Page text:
HOW CAN I BUY BITCOIN?
So you’ve learned the basics of bitcoin, now you’re excited about its potential and want to buy some. But how?
Bitcoin can be bought on exchanges or directly from other people via marketplaces.
You can purchase bitcoin in a variety of ways, using anything from hard cash to credit and debit cards to wire transfers, or even other cryptocurrencies, depending on who you are buying them from and where you live.
The first step is to set up a wallet to store your bitcoin – you will need one, whether you’re buying bitcoin online or with cash. This could be an online wallet (either part of an exchange platform, or via an independent provider), a desktop wallet, a mobile wallet or an offline one (such as a hardware device or a paper wallet).
You can find more information on some of the wallets out there, as well as tips on how to use them, here and here.
The most important part of any wallet is keeping your keys and/or passwords safe. If you lose them, you lose access to the bitcoin stored there. In addition, never invest more than you can afford to lose – cryptocurrencies are volatile and their prices could go down as well as up.
If you want to buy bitcoin online, you can open an account at a cryptocurrency exchange that will buy and sell bitcoin on your behalf. There are hundreds currently operating, with varying degrees of liquidity and security, and new ones continue to emerge while others end up closing down due to hacking. As with wallets, it is advisable to do some research before choosing – you may be lucky enough to have several reputable exchanges to choose from, or there might just be one or two based on your geographical area.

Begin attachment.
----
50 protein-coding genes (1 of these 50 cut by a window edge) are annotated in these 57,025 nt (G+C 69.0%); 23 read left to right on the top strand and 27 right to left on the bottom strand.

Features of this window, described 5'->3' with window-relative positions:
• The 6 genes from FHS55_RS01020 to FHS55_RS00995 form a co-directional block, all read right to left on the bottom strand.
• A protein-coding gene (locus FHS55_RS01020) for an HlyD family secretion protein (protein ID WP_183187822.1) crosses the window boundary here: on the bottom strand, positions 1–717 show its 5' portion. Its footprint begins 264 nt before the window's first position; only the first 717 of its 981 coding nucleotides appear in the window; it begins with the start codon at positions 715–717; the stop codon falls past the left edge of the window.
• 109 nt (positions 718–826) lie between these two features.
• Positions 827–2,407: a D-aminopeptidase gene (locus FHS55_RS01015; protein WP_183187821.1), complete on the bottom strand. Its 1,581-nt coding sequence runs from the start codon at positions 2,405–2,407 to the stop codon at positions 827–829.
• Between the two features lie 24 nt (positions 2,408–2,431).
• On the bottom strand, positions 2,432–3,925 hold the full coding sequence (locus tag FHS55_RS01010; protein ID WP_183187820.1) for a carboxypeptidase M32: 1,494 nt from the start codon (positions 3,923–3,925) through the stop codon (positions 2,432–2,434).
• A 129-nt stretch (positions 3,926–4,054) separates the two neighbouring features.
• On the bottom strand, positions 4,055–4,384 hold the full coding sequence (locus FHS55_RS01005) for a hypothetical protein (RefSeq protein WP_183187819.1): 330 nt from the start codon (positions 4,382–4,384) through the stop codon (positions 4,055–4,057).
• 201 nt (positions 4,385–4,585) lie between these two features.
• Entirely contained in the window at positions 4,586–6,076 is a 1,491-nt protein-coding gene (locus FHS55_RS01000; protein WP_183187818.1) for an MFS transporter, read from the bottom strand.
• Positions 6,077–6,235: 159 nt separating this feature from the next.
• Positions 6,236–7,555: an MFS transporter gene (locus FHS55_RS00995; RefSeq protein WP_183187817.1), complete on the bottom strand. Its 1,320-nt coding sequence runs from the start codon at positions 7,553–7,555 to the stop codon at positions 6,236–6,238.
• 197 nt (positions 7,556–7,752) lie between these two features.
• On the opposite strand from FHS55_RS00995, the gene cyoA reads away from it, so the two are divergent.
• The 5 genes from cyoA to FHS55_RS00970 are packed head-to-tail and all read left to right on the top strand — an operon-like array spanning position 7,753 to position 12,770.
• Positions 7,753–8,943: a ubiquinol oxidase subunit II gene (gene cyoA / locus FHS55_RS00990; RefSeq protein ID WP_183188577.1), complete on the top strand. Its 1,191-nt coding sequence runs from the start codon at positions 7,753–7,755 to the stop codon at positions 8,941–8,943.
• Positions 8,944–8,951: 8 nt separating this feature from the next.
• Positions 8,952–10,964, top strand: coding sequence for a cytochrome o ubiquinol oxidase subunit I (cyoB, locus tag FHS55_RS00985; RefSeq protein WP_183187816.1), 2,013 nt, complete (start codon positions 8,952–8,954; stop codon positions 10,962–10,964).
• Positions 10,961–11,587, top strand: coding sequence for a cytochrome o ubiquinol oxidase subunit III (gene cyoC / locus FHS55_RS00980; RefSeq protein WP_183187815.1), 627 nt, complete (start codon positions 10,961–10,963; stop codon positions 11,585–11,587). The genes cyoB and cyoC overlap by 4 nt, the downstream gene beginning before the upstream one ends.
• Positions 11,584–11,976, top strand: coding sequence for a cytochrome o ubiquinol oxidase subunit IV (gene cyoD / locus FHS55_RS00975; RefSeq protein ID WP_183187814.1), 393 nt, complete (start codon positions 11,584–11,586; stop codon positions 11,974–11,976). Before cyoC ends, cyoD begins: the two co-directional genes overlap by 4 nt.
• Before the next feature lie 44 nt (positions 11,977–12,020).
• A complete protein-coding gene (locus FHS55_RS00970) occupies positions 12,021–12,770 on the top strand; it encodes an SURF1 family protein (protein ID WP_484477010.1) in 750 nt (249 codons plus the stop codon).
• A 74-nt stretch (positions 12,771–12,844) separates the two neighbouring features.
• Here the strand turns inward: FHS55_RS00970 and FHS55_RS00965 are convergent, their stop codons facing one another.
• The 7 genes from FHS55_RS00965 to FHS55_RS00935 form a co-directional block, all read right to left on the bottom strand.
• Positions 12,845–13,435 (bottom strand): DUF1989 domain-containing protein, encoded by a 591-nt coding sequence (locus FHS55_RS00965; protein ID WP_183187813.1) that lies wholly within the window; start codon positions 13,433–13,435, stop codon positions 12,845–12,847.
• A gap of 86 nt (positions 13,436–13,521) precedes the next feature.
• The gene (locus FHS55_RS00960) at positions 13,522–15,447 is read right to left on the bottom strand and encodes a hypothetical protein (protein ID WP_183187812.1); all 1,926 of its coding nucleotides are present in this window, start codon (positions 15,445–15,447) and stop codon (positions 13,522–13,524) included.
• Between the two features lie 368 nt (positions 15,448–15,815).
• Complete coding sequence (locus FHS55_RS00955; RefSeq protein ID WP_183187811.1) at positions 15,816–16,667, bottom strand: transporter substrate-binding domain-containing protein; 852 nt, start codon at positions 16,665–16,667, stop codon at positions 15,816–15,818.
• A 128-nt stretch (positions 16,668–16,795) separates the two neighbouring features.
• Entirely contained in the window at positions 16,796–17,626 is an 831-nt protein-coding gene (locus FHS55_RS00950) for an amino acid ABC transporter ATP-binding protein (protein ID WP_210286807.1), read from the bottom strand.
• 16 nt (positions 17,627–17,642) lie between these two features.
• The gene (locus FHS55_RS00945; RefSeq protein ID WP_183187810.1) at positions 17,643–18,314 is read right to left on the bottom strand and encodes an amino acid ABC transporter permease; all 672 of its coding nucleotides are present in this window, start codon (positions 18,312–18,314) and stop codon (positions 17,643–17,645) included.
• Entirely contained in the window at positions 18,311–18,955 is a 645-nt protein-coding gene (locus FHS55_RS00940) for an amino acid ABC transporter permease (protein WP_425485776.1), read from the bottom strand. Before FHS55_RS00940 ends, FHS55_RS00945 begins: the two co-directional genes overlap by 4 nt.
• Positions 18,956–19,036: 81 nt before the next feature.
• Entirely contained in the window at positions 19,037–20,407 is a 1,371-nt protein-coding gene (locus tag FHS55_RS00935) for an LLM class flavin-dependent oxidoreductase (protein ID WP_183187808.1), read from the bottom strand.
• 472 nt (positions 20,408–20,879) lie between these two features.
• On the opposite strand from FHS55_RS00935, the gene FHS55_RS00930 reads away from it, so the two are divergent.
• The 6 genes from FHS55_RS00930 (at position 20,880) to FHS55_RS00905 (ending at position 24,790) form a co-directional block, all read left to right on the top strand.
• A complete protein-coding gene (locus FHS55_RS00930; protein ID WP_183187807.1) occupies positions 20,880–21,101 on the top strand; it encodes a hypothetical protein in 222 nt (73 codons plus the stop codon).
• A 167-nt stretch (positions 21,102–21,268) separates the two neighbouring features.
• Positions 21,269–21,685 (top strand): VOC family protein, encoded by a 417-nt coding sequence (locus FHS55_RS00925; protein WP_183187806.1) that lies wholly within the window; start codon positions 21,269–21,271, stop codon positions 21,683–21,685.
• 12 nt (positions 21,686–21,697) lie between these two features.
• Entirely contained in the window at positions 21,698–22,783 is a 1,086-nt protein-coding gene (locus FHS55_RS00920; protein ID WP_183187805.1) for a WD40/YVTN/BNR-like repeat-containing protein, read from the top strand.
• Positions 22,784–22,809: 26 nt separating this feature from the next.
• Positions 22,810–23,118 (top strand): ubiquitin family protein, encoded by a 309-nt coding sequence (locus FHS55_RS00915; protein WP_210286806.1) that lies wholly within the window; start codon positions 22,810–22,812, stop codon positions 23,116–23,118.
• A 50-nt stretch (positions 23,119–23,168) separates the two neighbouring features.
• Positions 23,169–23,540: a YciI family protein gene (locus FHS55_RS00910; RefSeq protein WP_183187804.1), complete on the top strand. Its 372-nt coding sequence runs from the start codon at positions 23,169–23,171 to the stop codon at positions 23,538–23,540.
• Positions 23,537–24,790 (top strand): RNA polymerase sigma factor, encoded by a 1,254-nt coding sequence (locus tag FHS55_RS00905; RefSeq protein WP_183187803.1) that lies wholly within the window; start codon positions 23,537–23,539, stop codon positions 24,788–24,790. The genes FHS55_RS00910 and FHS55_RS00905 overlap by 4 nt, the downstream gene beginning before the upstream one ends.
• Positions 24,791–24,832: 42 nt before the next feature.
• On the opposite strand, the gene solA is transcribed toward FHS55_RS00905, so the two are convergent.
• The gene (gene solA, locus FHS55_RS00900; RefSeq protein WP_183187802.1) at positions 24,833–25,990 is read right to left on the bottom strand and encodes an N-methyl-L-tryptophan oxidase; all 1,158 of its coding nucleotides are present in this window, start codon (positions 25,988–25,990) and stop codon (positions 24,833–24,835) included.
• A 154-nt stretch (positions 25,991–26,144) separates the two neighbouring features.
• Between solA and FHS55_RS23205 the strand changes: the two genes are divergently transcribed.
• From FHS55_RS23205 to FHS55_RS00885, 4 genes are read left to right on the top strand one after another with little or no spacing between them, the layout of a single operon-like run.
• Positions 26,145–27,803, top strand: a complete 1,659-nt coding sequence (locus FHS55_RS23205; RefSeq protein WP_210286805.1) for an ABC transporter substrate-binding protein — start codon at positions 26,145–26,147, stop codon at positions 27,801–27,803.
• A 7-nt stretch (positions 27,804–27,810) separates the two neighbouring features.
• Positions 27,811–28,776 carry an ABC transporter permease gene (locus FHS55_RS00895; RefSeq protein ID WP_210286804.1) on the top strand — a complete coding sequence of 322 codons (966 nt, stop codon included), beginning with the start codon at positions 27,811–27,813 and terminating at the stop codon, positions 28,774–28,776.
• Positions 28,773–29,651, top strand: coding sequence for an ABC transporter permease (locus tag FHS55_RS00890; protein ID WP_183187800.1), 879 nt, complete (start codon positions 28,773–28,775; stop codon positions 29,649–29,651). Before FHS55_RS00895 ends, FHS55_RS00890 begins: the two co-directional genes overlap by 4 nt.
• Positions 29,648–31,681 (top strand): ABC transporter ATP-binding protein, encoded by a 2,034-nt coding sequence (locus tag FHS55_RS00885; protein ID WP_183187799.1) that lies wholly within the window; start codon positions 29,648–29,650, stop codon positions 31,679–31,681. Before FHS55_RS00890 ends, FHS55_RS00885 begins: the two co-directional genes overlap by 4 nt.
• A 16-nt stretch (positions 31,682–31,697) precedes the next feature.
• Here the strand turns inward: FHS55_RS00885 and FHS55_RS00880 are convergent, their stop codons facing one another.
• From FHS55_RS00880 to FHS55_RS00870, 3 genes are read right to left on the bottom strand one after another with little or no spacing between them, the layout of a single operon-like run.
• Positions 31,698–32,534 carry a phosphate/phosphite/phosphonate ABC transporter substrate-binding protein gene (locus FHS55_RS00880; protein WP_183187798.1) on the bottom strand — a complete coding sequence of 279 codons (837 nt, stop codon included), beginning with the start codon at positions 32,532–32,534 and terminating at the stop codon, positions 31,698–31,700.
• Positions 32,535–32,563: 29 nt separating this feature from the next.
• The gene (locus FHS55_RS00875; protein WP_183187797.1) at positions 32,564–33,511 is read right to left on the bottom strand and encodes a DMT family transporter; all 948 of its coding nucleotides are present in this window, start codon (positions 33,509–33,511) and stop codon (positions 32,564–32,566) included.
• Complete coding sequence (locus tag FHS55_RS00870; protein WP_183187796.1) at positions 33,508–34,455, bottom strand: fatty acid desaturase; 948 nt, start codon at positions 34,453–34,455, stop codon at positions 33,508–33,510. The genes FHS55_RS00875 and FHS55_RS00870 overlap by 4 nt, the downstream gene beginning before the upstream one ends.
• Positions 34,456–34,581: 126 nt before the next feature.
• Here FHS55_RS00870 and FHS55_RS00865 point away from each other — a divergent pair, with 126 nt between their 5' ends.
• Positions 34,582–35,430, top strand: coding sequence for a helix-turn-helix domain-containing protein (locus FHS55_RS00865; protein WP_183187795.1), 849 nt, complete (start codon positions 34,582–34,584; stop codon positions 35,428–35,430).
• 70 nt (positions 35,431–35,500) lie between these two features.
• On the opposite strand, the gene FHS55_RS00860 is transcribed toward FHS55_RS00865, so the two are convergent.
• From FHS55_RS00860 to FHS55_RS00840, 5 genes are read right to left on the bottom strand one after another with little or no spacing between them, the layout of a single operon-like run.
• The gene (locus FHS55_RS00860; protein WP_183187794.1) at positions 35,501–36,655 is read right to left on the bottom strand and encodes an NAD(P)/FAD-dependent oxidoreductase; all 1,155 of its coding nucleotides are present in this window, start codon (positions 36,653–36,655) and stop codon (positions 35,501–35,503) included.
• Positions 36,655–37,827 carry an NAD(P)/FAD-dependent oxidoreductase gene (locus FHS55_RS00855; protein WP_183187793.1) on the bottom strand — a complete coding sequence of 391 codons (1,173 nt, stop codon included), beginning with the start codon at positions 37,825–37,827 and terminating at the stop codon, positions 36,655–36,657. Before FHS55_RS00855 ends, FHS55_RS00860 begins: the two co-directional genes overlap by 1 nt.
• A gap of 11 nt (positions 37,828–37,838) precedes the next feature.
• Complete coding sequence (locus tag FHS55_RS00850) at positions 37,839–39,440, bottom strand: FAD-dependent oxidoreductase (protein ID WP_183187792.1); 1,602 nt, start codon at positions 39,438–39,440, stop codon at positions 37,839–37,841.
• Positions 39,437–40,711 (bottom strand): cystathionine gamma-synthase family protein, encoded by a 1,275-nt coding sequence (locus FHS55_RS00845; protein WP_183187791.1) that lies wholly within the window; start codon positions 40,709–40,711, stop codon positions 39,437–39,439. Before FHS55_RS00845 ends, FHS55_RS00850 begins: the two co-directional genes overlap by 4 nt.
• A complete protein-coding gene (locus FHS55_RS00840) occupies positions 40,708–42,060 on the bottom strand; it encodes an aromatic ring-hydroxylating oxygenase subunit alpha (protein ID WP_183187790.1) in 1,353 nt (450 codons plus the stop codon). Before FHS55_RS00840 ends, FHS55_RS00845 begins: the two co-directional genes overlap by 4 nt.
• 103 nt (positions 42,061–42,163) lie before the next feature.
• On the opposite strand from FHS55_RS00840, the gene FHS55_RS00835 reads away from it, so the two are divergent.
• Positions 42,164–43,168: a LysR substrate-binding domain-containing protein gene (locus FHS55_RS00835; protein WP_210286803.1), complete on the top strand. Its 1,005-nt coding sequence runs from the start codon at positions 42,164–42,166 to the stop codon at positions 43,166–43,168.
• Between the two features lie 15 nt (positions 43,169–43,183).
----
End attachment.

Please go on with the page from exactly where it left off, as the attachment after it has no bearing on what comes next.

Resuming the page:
High-volume exchanges include Coinbase, Bitfinex, Bitstamp and Poloniex. For small amounts, most reputable exchanges should work well.
With the clampdown on know-your-client (KYC) and anti-money-laundering (AML) regulation, many exchanges now require verified identification for account setup. This usually includes a photo of your official ID, and sometimes also a proof of address.
Most exchanges accept payments via bank transfers or credit cards, and some are willing to work with Paypal transfers. They typically charge fees for each transaction, which include the cost for using the bitcoin network.
A bitcoin transaction takes anywhere from a few minutes to a couple days to process, depending on the traffic in the network as well as the fee attached to that transaction.
Once the exchange has received payment, it will purchase the corresponding amount of bitcoin on your behalf, and deposit them in an automatically generated wallet on the exchange. You should then move the funds to your off-exchange wallet.
If you prefer to buy bitcoin with cash, platforms such as LocalBitcoins will help find individuals near you who are willing to exchange bitcoin for cash. Also, LibertyX lists retail outlets across the United States at which you can exchange cash for bitcoin. And WallofCoins, Paxful and BitQuick will direct you to a bank branch near you that will allow you to make a cash deposit and receive bitcoin a few hours later.
Bitcoin ATMs are machines that will send bitcoin to your wallet in exchange for cash. They operate in a similar way to bank ATMs – you feed in the bills, hold your wallet’s QR code up to a screen, and the corresponding amount of bitcoin is beamed to your account. Coinatmradar can help you to find a bitcoin ATM near you.
(Note: specific businesses mentioned here are not the only options available, and should not be taken as a recommendation.)
By Noelle Acheson, John Biggs and Hoa Nguyen